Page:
The Payment Card Industry Data Security Standard (PCI-DSS) has now been around for over 6 years, but a day we speak to organizations that have yet to implement any PCI measures. So what is the real affect PCI compliance and why should any company spend money thereon while others are avoiding it?
Often the pushback is from Board Level, posing for clear-cut justification for PCI investment. Other times it comes from within the IT Department, seeking to avoid the disruption PCI measures will incur.
Regardless of where resistance comes from, the consensus is that adopting the quality may be a sensible thing to try to to from a security perspective. But like numerous things in life, the sense view is outweighed by the perceived pain of achieving it -this thinking is usually mentioned as ‘The life belt Paradox’, more of which later.
This including the anecdotal feedback that whilst the Acquiring Banks (payment card transaction processors) promote the necessity for PCI measures, they seldom have the main target and continual drive to watch the status of compliance, making it only too easy for Merchants (anyone taking card payments) to hold on even as they’re .
Prioritizing PCI Measures
With 12 headline Requirements covering 230 sub-requirements and around 650 detail points, encompassing technology, procedure and process, there’s no denying that the PCI-DSS is complex and is probably going to cause disruption. But the advantages ultimately outweigh the pitfalls, particularly when there are shortcuts to compliance, which follow the ‘How does one eat a whale?’ philosophy (one piece at a time, just in case you were wondering).
This ‘prioritized approach’, advocated by the PCI Security Council , focuses attention on the foremost important ‘biggest bang for buck’ measures first, with the others broken into five levels of priority.
We would also always advise that so as to regulate costs and minimize disruption, that you simply understand the context and impact of every aspect to ascertain which other Requirements are often taken care of by implementing an equivalent measure – as an example , file integrity monitoring is specifically mentioned in Requirement 11.5, but actually applies to numerous other Requirements throughout the quality . for instance , Device Hardening measures laid out in Requirement 2 all come to file integrity monitoring because configuration files and settings got to be assessed for compliance with best practices, and once a tool has been hardened, it’s vital that monitoring is in situ to make sure there’s no ‘drift’ faraway from the secure configuration policy adopted.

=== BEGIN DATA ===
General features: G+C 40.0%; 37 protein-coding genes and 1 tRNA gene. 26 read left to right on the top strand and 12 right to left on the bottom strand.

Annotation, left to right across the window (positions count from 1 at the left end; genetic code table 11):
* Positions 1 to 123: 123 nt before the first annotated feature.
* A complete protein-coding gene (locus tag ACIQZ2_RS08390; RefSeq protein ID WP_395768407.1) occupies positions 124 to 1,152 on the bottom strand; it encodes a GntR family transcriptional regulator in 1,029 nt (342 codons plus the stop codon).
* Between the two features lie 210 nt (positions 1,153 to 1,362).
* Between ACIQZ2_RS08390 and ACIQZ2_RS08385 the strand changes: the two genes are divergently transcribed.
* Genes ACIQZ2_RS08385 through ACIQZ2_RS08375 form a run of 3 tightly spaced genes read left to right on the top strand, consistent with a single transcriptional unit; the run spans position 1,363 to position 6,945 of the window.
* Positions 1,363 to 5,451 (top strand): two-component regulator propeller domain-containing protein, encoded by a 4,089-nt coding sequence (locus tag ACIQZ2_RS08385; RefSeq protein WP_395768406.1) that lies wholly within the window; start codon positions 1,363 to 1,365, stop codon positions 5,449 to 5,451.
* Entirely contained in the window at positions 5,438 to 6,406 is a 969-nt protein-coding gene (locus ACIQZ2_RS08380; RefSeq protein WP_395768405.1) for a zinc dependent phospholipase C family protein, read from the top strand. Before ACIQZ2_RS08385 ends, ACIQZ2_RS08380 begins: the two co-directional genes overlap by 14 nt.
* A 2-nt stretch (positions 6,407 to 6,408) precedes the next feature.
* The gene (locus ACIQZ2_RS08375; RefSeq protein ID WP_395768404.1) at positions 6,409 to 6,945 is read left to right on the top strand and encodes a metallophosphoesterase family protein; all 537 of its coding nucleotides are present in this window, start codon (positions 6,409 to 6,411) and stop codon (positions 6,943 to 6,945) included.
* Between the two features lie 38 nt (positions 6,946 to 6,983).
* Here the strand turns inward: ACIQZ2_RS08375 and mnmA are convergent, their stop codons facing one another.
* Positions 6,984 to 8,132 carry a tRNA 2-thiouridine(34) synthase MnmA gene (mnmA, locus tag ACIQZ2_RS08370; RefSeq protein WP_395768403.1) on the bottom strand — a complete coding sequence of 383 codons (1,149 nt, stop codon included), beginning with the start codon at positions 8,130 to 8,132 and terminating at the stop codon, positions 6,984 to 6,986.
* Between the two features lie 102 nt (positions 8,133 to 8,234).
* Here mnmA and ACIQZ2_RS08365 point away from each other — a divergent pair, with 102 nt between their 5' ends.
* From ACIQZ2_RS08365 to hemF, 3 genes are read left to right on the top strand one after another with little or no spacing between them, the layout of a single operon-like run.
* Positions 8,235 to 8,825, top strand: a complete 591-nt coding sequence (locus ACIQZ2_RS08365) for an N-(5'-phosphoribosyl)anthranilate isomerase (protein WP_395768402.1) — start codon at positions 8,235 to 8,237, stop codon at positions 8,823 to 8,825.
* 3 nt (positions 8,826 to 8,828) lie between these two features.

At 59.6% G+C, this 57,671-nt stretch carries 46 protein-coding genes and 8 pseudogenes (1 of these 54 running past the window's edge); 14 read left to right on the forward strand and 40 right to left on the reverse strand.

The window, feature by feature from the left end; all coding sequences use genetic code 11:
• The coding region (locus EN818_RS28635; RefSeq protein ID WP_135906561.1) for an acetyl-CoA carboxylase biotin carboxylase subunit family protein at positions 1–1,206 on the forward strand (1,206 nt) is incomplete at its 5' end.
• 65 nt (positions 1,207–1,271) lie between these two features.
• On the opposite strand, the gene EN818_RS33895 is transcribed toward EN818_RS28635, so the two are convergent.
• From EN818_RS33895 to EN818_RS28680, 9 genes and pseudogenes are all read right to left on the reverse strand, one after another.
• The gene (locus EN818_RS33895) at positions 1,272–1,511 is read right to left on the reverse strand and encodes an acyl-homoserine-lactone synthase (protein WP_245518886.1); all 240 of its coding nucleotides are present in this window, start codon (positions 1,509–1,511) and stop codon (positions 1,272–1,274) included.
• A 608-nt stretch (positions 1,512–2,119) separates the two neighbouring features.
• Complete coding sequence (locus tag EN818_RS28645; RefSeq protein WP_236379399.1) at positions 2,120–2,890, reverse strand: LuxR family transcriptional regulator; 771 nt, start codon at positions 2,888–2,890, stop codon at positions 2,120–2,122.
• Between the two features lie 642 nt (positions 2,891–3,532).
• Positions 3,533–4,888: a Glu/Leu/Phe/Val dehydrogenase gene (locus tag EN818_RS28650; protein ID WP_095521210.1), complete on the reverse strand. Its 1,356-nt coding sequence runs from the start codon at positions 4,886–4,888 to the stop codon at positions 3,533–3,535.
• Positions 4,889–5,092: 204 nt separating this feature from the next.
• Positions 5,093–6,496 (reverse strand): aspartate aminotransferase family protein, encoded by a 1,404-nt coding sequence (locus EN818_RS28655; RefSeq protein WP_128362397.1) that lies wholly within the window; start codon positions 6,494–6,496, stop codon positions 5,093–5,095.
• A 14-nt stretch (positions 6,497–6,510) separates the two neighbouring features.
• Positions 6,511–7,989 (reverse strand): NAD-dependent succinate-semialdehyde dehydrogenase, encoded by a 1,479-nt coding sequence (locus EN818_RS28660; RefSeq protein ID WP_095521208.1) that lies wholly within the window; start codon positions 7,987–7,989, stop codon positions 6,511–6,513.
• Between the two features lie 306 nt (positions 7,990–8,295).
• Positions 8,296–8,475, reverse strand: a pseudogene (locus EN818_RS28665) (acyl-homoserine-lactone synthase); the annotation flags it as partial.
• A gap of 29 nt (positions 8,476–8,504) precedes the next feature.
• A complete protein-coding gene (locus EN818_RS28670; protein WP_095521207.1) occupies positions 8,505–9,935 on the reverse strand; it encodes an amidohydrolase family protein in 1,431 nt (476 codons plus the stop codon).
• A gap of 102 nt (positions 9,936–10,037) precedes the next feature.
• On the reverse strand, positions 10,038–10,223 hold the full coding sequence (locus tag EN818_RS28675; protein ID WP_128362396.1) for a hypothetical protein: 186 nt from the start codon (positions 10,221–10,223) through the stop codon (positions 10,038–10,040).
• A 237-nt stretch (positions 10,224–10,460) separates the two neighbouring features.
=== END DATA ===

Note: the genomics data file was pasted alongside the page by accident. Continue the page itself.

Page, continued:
Similarly log management and therefore the got to securely backup event logs from beat scope devices may only be detailed in Requirement 10, however, using event log data to trace where changes are made to devices and user accounts may be a good way of auditing the effectiveness of your change management processes. Tracking user activity via syslog and event log data is usually seen as a way of providing the forensic audit trail for analysis after a breach has occurred, but used correctly, it also can act as an excellent deterrent to would-ne inside man hackers if they know they’re being watched.
As evidence of the worth of this approach, implementing firewall and anti-virus measures properly, with checks and balances provided via automated event log processing and file-integrity monitoring gets you around 30-35% compliant before you are doing anything .